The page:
Battle of Britain1 Essay

This essay has a total of 7910 words and 30 pages.


Battle of Britain1




The Battle of Britain: A Wave of Resistance Amid a Sea of Darkness

As the cold hand of death swept over the remnants of France, British Prime Minister,
Winston Churchill, orated on the imminent battle that would rage over his homeland and the
foreboding struggle for survival that was now facing Britain:

The Battle of France is over. I expect that the Battle of Britain is about to begin… The
whole fury and might of the enemy must very soon be turned on us. Hitler knows that he
will have to break us in this island or lose the war. If we can stand up to him, all
Europe may be free and the life of the world may move forward into broad sunlit uplands.
But if we fail, the whole world, including the United States, including all that we have
known and cared for, will sink into the abyss of a new Dark Age made more sinister, and
perhaps more protracted, by the lights of perverted science. Let us therefore brace
ourselves to our duties, and so bear ourselves that, if the British Empire and its
Commonwealth last for a thousand years, men will still say, ‘This was their finest
hour.’(Hough, Richard. The Triumph of R.A.F. Fighter Pilots. New York: The McMillan
Company, 1971. 9-10).


The Battle of Britain was greatly affected by pre-war circumstances, separated into four
phases and carried consequences that would affect the rest of World War II.

The outcome of the Battle of Britain was greatly dependant upon the circumstances,
politics and preparedness of each opposing side for the impending battle that was to be
fought. The map of Europe was awash in Nazi red as the German army moved closer towards
its goal of domination:


Adolph Hitler had conquered almost all of Europe by astute diplomacy, threat or bloody
invasion. Wherever he had attacked he had conquered. In May 1940, Germany invaded Belgium,
Holland and France. There were short, savage battles. The Luftwaffe swept the skies clear
of the enemy, German soldiers and tanks were triumphant. The United States of America,
though sympathetic to Britain, was still neutral, and did not believe that the British
nation could survive for long. At the headquarters of the British War Cabinet, Winston
Churchill gazed at the map of Europe, and what he saw would have chilled the heart of a
man with less courage and patriotism than he possessed. To the north and west of Britain
was open sea. To the northeast, east and south, the whole of the European coastline -
Norway, Denmark, Holland, Belgium and France – was in German hands. (Hough 11-12).


To Britain, the outlook of the imminent siege of its homeland appeared hopeless. With the
enemy surrounding the last stronghold of the Allies, the odds against Britain were
extremely in the favor of the opposition:


“Britain not only faced an enemy ten times as powerful as she was on land and more than
twice as powerful in the air. Invasion appeared imminent and inevitable. On July 16, Adolf
Hitler issued a directive ‘As England despite her hopeless military situation, still shows
no sign of willingness to come to terms, I have decided to prepare, and if necessary
carry, a landing operation against her. The aim of this operation is to eliminate the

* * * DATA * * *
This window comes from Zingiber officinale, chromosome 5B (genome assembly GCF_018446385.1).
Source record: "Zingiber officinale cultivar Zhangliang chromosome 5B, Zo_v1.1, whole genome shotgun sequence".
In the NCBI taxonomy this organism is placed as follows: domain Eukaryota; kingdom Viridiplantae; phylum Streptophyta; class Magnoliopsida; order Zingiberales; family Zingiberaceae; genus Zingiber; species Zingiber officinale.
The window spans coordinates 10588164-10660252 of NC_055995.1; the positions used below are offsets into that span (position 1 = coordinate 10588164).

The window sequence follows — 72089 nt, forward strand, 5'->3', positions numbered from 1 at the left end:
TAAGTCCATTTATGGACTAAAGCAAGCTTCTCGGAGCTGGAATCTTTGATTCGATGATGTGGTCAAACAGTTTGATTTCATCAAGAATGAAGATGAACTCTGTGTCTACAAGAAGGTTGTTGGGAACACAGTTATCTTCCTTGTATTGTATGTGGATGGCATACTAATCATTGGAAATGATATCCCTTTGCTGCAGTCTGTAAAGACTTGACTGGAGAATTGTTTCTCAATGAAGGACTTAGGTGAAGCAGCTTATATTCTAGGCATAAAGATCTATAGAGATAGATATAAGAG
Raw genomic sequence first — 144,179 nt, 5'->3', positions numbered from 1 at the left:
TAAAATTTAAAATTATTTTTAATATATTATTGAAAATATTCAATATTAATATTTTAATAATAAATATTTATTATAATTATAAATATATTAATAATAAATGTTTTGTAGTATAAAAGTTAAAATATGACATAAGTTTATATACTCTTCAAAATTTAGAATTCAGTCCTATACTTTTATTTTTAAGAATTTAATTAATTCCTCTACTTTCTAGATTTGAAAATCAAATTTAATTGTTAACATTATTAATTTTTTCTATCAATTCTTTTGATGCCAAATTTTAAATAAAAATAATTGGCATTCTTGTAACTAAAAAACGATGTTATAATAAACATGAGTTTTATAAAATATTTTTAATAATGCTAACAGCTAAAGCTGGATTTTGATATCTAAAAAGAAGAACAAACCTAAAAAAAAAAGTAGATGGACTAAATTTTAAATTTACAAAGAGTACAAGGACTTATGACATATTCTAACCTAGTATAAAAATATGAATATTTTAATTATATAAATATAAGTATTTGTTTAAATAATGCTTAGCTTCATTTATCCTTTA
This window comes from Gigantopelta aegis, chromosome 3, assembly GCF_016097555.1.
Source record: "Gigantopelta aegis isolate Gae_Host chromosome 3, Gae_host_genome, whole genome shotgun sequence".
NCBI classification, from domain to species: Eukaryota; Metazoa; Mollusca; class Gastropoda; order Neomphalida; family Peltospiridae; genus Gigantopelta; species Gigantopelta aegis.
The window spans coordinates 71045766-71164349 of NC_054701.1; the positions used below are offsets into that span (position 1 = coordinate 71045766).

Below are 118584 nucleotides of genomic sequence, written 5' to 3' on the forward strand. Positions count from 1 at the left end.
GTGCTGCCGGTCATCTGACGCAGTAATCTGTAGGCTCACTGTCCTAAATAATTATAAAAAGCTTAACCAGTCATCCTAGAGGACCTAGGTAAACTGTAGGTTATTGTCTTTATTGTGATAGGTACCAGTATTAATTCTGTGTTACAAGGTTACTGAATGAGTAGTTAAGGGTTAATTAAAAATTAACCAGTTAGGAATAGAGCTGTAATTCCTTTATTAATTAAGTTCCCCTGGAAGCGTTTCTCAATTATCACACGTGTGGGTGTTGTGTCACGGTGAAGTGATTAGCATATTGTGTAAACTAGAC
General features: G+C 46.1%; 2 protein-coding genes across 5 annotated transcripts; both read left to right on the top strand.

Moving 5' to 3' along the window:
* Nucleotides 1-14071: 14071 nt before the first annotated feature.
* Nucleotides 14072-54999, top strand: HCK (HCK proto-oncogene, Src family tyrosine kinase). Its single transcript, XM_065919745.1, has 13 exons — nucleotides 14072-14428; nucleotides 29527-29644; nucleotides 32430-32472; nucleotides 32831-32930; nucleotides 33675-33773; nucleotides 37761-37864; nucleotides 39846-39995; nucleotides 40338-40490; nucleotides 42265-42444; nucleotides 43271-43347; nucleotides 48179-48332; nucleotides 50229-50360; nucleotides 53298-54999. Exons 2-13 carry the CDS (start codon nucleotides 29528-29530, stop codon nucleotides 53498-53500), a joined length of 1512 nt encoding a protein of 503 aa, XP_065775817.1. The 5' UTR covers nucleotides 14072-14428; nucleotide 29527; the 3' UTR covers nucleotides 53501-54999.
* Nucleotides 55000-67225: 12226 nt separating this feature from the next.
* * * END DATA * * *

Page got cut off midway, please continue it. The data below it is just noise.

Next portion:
English motherland as a base from which war against Germany can be continued…’ (Hough 13).


Like the mouth of a leviathan opening to consume a lone minnow on the open sea, the German
forces faced an enemy that was not only surrounded on three sides, but one that still
tasted the rancid bile of defeat at Dunkirk. The Germans planned an extensive assault on
Britain that would attack them from the air and on the ground that was code named
Operation Sealion. Len Deighton confirms that the plans for British invasion were not
complete until three days after the confirmed start of the battle when he wrote, “…Not
until 13 July did the German General Staff lay before Hitler their draft plans for
‘Operation Sealion’ the invasion of Britain”(Deighton, Len. Battle of Britain. New York:
George Rainbird Limited, 1980. 79). The plan would allow for the German army to form into
two army groups. Army Group A was to be divided into two subgroups. One would land on the
right, near Ramsgate, while the other landed on the left. Army Group B would meanwhile
undertake an independent mission that would blaze a path from Cherbourg to Lyme Bay.
120,000 men and 4,500 horses while being protected by 650 tanks would initially back the
invading force in Army Group B. To allow for the protection from enemy flank attacks as
they blazed forward, paratroopers were used to ensure proper rear coverage. The next wave
would consist of three armored divisions, three motorized divisions, and nine infantry
units, which were then to be followed by eight infantry divisions. After establishing a
safe beachhead, Army Group B was to seize a large path of the eastern portion Great
Britain and to cut a path that would forcibly cut off London from the rest of the nation
(Deighton 80). Germany’s plan for separation and conquer all depended on the politics
behind Britain’s preparedness for war and the control of the air.

Great Britain entered the war with varying levels of preparedness due to many factors.
Winston Churchill, in a speech to Parliament, pointed out the susceptibility of Britain’s
defense and the increasing risk Germany was posing on the world as they increased their
military strength to Parliament in the years before the war in hopes of persuading them to
see the need for an increase in defensive forces in Britain:


We are a rich and easy prey. No country is so vulnerable and no country would better repay